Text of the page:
The author of a landmark study on Louisville’s urban heat island is responding to criticism from the city’s chamber of commerce.

In eight pages of comments on the analysis of the city’s urban heat island, Greater Louisville Inc. slammed the study’s methodology and said it didn’t provide enough evidence to justify any new regulations. The comments were first reported Monday by The Courier-Journal.

The urban heat island study was written by Brian Stone of Georgia Tech and released in April. He was commissioned by the city to study the heat island, which has been characterized as one of the fastest-growing in the nation.

The term “heat island” refers to a difference in temperatures between a city’s urban core and surrounding countryside.

Stone’s study lays out specific neighborhood-level solutions for cooling parts of Louisville. It quantifies the number of trees, cool roofs and cool parking lots the data analysis deems necessary to slow the city’s warming and — in the process — reduce the number of possible deaths and health problems due to extreme heat.

But the comments from a Greater Louisville Inc. subcommittee take issue with multiple aspects of Stone’s analysis, ultimately arguing the study isn’t sound enough to serve as the basis for new city-wide policies. GLI said it would support certain incentives to increase the number of businesses with lighter-colored roofs or parking lots, for instance, but didn’t find the justification for any new regulations.

GLI spokeswoman Alison Brotzge-Elder declined an opportunity to elaborate for this story, saying the organization’s comments speak for themselves.

But for his part, Stone said GLI’s comments miss the mark.

“We very much welcome these kinds of comments — that’s the purpose of having the open comment period,” he said. “My concern is that they misconstrue some really fundamental components of the study.”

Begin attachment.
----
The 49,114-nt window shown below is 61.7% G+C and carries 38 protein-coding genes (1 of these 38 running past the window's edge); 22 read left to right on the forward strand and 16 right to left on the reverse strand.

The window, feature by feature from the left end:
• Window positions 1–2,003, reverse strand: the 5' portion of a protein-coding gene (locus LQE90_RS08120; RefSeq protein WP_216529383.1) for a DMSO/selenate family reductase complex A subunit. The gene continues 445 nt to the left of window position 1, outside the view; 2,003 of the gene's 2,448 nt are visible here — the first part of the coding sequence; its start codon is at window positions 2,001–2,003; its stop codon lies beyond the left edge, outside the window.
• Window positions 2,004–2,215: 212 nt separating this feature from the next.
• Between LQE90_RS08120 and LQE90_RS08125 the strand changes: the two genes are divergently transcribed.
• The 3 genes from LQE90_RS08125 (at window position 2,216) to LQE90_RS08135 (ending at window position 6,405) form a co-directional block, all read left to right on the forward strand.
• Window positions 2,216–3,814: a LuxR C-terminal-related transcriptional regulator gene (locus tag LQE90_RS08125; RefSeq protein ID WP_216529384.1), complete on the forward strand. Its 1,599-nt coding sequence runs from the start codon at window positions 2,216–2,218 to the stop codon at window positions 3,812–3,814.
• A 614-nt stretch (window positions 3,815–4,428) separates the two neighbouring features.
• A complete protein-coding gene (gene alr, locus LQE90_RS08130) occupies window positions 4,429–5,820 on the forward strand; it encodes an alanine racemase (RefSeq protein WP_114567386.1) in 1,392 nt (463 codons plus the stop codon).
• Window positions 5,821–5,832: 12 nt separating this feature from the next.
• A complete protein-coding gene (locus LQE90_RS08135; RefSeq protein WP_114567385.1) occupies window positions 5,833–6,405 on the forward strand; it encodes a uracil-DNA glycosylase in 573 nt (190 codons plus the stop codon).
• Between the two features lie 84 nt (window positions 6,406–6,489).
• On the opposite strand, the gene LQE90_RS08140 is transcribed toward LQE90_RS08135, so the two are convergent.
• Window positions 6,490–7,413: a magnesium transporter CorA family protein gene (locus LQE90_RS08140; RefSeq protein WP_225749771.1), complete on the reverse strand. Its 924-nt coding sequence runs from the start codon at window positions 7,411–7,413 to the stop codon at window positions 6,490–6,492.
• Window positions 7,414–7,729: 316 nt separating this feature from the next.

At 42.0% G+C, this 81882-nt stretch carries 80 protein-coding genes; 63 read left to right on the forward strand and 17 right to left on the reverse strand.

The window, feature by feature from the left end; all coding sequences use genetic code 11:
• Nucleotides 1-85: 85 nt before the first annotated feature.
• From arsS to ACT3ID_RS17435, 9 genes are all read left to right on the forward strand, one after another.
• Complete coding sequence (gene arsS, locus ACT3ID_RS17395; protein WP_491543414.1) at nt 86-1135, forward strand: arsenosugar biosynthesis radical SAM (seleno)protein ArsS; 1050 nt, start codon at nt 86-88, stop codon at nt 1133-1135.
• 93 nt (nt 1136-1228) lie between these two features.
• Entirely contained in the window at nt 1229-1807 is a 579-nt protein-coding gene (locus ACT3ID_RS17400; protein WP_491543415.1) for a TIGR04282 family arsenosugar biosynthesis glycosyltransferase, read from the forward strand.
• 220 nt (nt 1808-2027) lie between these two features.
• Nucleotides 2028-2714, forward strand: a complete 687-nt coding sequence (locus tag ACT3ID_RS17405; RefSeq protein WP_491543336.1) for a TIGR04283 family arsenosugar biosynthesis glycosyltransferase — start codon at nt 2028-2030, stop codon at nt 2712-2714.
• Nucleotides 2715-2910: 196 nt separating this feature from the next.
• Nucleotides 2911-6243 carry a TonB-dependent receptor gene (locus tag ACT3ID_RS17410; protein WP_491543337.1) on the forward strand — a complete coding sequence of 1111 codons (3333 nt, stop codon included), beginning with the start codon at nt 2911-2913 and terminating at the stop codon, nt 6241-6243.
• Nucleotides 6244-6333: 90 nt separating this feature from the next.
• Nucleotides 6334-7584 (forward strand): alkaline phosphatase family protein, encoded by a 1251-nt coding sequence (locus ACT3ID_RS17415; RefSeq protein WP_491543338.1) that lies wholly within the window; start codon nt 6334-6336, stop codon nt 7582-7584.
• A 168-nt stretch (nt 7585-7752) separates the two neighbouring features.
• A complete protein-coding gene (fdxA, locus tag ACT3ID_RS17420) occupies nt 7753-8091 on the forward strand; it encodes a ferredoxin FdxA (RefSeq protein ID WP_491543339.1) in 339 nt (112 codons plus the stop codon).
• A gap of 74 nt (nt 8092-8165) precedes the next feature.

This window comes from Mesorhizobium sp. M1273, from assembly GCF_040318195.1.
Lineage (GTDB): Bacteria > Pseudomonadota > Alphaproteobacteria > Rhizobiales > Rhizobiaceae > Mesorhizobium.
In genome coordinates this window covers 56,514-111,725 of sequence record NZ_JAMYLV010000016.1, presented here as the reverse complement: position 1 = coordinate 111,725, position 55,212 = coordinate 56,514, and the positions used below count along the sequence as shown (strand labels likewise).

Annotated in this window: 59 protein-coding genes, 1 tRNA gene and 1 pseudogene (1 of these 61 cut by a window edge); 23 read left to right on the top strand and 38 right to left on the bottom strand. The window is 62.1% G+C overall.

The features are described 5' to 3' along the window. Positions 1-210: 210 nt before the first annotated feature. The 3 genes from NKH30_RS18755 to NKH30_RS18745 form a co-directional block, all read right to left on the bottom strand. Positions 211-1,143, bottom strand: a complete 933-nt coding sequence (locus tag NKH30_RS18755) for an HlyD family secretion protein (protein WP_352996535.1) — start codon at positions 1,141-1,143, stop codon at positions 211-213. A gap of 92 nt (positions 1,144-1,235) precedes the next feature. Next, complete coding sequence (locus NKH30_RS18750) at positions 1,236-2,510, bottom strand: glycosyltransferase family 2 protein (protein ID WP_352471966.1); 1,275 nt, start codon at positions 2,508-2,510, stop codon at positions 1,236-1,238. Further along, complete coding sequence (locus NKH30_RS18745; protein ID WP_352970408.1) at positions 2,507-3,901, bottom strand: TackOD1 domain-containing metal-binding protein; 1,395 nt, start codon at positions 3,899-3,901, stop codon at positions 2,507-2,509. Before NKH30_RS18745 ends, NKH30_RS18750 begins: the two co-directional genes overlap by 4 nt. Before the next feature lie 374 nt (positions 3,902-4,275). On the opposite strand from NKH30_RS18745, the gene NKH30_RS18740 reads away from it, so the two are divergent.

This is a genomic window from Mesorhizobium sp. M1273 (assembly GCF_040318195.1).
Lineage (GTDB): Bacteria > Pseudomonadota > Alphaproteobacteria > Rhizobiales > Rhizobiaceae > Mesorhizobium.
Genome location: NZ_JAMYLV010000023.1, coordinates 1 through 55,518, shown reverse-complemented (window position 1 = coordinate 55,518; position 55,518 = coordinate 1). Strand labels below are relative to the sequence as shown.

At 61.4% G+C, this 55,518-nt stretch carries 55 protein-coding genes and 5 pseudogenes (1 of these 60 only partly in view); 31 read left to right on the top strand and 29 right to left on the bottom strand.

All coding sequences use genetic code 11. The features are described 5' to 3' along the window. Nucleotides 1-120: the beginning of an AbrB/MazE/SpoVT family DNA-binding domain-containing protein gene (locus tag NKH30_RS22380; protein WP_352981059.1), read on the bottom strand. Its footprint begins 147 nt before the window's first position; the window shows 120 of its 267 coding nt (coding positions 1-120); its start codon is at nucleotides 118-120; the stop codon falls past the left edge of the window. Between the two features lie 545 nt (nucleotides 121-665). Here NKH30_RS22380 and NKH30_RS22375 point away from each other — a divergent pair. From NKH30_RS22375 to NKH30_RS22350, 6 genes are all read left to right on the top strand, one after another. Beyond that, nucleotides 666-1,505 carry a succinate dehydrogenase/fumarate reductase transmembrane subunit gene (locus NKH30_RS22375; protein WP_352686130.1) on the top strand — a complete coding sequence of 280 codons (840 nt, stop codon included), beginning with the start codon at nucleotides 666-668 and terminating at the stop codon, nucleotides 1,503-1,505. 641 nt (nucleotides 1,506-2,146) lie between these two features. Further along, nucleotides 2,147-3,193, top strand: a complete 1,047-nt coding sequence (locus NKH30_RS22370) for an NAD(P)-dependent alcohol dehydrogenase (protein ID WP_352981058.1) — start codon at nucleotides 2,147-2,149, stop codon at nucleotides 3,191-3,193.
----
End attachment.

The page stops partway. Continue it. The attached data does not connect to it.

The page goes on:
In an interview with WFPL News, Stone said the urban heat island analysis is a study and not a plan. He said it would be inappropriate to include such components as a cost-benefit analysis. The study’s lack of any consideration of economic factors was a major point in the GLI comments.

“They characterize in their comments the study as a plan, as if we’ve handed over a blueprint for the city to just run with now. And that’s actually not the case,” Stone said. “This is the foundational data that we would like the city to consider in terms of developing and proposing policies and ultimately formulating a plan. But the study itself is not a plan. It’s simply an analysis of how different types of strategies could cool down the city.”

GLI also criticized the study’s reliance on data from the summer of 2012 — the hottest Louisville summer on record. Stone defended the choice, saying in a region expected to experience an increasing number of above-average summer temperatures, the summer of 2012 is a reasonable basis.

“If you want to get a sense of how effective strategies will be down the road, you need to choose a hot summer,” he said.

In its comments, GLI said it recognizes the urban heat island is a quality-of-life issue. Seemingly without irony, it lauds the city’s public-private partnerships to make Louisville “a hotbed for economic development and a talented workforce.” It adds that the study “forms a basis for beginning a public discussion” but “lacks sufficient analysis to form the basis for policy-making.”

As far as Stone is concerned, his Louisville study is complete.

“I think to suggest that the study is wrongheaded or not in the best interest of the region is taking a very short-term view,” he said. “We know we’re going to need to respond to the challenges of heat, and we also know that it will take many years to do that. So this is something that Louisville needs to get started with right away, and so that’s what the data is there to help support.”

Now, it’s up to Metro government to take the study and the 21 comments it received during the comment period and develop a plan to implement some — or none, or all — of Stone’s recommendations.